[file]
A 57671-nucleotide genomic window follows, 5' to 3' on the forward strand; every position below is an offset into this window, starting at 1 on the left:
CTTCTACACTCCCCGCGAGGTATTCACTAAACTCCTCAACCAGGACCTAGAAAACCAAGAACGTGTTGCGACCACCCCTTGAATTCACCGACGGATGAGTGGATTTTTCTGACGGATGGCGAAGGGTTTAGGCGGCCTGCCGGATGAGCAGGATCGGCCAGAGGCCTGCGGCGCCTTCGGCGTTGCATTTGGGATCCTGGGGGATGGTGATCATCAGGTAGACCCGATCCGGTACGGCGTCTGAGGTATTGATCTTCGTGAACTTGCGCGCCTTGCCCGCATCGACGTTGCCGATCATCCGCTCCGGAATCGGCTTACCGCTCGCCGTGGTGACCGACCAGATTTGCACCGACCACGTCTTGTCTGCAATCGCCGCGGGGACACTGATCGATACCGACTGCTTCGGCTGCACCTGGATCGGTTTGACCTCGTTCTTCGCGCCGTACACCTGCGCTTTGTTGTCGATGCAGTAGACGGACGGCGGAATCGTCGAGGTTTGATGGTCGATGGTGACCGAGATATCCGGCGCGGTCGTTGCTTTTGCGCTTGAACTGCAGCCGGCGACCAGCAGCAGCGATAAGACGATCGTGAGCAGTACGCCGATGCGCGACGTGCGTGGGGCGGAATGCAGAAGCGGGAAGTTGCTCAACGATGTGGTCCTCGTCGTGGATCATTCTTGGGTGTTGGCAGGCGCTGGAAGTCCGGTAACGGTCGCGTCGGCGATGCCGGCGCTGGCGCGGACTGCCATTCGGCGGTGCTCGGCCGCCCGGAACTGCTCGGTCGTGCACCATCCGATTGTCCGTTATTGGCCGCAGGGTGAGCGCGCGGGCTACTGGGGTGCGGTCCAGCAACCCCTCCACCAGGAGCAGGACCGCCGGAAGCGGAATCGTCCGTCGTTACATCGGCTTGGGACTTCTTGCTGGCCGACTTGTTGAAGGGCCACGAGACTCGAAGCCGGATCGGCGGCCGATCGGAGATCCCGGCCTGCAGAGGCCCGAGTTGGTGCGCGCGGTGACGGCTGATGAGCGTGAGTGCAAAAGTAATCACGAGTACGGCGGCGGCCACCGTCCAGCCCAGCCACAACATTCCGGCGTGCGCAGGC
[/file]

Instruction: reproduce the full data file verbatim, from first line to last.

A 57671-nucleotide genomic window follows, 5' to 3' on the forward strand; every position below is an offset into this window, starting at 1 on the left:
CTTCTACACTCCCCGCGAGGTATTCACTAAACTCCTCAACCAGGACCTAGAAAACCAAGAACGTGTTGCGACCACCCCTTGAATTCACCGACGGATGAGTGGATTTTTCTGACGGATGGCGAAGGGTTTAGGCGGCCTGCCGGATGAGCAGGATCGGCCAGAGGCCTGCGGCGCCTTCGGCGTTGCATTTGGGATCCTGGGGGATGGTGATCATCAGGTAGACCCGATCCGGTACGGCGTCTGAGGTATTGATCTTCGTGAACTTGCGCGCCTTGCCCGCATCGACGTTGCCGATCATCCGCTCCGGAATCGGCTTACCGCTCGCCGTGGTGACCGACCAGATTTGCACCGACCACGTCTTGTCTGCAATCGCCGCGGGGACACTGATCGATACCGACTGCTTCGGCTGCACCTGGATCGGTTTGACCTCGTTCTTCGCGCCGTACACCTGCGCTTTGTTGTCGATGCAGTAGACGGACGGCGGAATCGTCGAGGTTTGATGGTCGATGGTGACCGAGATATCCGGCGCGGTCGTTGCTTTTGCGCTTGAACTGCAGCCGGCGACCAGCAGCAGCGATAAGACGATCGTGAGCAGTACGCCGATGCGCGACGTGCGTGGGGCGGAATGCAGAAGCGGGAAGTTGCTCAACGATGTGGTCCTCGTCGTGGATCATTCTTGGGTGTTGGCAGGCGCTGGAAGTCCGGTAACGGTCGCGTCGGCGATGCCGGCGCTGGCGCGGACTGCCATTCGGCGGTGCTCGGCCGCCCGGAACTGCTCGGTCGTGCACCATCCGATTGTCCGTTATTGGCCGCAGGGTGAGCGCGCGGGCTACTGGGGTGCGGTCCAGCAACCCCTCCACCAGGAGCAGGACCGCCGGAAGCGGAATCGTCCGTCGTTACATCGGCTTGGGACTTCTTGCTGGCCGACTTGTTGAAGGGCCACGAGACTCGAAGCCGGATCGGCGGCCGATCGGAGATCCCGGCCTGCAGAGGCCCGAGTTGGTGCGCGCGGTGACGGCTGATGAGCGTGAGTGCAAAAGTAATCACGAGTACGGCGGCGGCCACCGTCCAGCCCAGCCACAACATTCCGGCGTGCGCAGGC